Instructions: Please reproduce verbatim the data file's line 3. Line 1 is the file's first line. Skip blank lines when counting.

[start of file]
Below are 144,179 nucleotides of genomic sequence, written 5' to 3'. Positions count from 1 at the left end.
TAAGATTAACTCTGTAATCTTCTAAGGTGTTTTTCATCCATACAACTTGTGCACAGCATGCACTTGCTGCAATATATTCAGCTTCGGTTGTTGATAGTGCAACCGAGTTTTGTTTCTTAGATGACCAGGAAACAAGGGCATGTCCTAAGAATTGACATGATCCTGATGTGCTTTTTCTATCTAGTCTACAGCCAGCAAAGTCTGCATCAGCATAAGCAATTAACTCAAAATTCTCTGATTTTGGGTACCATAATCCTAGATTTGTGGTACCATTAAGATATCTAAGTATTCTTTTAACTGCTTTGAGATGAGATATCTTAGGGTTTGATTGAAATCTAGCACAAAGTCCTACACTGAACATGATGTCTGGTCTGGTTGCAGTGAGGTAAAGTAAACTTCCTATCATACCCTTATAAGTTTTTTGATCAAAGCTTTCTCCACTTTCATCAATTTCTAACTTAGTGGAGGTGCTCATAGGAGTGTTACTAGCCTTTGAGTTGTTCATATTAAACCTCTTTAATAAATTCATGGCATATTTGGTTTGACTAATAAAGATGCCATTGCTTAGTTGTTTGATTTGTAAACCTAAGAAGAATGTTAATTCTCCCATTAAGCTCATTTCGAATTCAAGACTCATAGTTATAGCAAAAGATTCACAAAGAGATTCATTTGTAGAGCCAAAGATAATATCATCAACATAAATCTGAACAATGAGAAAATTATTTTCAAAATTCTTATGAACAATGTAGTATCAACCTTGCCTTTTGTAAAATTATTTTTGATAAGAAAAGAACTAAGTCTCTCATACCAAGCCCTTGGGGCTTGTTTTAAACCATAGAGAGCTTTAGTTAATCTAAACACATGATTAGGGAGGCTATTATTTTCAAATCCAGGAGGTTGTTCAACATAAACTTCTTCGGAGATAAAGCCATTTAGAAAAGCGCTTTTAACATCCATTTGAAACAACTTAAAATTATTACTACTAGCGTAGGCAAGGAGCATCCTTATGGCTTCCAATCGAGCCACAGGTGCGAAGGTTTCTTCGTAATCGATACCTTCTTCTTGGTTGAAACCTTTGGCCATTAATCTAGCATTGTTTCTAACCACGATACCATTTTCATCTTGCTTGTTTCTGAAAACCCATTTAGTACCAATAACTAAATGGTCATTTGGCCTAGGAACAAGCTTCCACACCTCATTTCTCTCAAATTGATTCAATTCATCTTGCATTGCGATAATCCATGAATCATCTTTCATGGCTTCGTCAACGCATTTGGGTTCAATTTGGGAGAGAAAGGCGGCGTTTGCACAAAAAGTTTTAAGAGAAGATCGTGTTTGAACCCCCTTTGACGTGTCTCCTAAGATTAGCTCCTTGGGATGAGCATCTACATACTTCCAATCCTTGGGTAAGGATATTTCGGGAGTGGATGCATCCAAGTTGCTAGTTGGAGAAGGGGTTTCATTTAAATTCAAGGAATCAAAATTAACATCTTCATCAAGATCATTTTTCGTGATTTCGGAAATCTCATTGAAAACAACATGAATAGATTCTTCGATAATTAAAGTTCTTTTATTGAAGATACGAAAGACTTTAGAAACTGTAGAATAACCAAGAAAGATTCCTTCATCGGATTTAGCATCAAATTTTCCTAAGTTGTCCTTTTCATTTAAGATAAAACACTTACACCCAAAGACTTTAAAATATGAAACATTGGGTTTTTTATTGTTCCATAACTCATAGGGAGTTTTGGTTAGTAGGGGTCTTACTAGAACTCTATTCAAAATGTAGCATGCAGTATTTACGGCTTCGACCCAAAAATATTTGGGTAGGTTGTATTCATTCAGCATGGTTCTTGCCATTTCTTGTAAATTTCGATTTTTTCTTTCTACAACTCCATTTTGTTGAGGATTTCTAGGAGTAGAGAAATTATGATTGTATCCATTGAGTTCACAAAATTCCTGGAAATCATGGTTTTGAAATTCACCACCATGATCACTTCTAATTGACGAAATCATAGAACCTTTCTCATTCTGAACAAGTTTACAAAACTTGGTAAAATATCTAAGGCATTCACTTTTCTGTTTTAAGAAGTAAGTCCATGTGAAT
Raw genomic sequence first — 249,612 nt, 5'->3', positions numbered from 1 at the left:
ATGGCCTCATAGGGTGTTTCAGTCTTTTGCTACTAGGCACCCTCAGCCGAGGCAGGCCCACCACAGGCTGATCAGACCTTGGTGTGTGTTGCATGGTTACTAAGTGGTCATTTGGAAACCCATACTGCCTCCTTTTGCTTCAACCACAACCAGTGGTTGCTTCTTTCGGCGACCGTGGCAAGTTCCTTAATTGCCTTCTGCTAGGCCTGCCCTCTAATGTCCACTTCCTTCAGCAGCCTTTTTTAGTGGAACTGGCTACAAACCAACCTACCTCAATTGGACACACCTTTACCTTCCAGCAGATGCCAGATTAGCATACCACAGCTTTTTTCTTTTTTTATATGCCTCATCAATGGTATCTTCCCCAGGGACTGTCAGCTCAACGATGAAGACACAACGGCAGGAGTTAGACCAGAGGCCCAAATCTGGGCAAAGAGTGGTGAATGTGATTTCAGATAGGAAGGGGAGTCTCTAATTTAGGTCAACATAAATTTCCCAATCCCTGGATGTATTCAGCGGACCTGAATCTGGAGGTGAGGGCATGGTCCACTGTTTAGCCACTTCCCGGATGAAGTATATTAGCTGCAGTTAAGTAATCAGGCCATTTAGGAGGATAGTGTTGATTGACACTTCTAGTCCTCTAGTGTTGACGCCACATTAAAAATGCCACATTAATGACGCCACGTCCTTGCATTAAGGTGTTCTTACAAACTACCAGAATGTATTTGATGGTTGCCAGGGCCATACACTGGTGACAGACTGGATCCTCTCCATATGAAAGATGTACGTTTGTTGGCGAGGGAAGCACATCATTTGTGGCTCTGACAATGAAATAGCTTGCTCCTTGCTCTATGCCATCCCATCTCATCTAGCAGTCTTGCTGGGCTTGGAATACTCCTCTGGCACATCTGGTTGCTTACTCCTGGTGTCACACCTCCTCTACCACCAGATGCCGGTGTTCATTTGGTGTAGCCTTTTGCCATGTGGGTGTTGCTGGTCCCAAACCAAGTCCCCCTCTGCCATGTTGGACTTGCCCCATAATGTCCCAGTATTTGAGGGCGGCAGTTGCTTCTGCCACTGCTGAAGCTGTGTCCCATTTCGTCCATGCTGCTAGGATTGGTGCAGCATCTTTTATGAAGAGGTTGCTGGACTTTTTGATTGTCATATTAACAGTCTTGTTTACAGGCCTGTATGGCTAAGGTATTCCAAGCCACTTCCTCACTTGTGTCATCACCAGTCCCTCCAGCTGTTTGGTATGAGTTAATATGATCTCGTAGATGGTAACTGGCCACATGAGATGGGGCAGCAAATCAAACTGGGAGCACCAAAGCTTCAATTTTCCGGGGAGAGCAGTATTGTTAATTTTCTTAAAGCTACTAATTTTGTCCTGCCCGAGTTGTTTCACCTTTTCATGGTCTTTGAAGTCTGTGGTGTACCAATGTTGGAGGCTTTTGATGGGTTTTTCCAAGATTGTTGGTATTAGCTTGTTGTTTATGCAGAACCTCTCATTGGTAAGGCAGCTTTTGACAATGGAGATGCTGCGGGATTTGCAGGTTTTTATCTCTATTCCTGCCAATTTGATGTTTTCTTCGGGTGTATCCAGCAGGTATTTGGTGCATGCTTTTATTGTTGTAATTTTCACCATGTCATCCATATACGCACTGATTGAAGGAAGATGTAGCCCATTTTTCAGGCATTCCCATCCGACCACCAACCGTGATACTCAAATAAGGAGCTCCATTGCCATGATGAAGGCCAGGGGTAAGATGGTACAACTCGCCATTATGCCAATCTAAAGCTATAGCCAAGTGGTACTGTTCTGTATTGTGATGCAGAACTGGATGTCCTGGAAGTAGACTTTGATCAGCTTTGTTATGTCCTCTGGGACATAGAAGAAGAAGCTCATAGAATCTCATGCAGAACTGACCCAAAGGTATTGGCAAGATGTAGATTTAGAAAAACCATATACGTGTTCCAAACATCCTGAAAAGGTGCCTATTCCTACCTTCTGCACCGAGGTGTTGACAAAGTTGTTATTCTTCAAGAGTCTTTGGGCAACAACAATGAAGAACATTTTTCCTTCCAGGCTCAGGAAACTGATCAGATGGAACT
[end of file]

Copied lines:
Raw genomic sequence first — 249,612 nt, 5'->3', positions numbered from 1 at the left: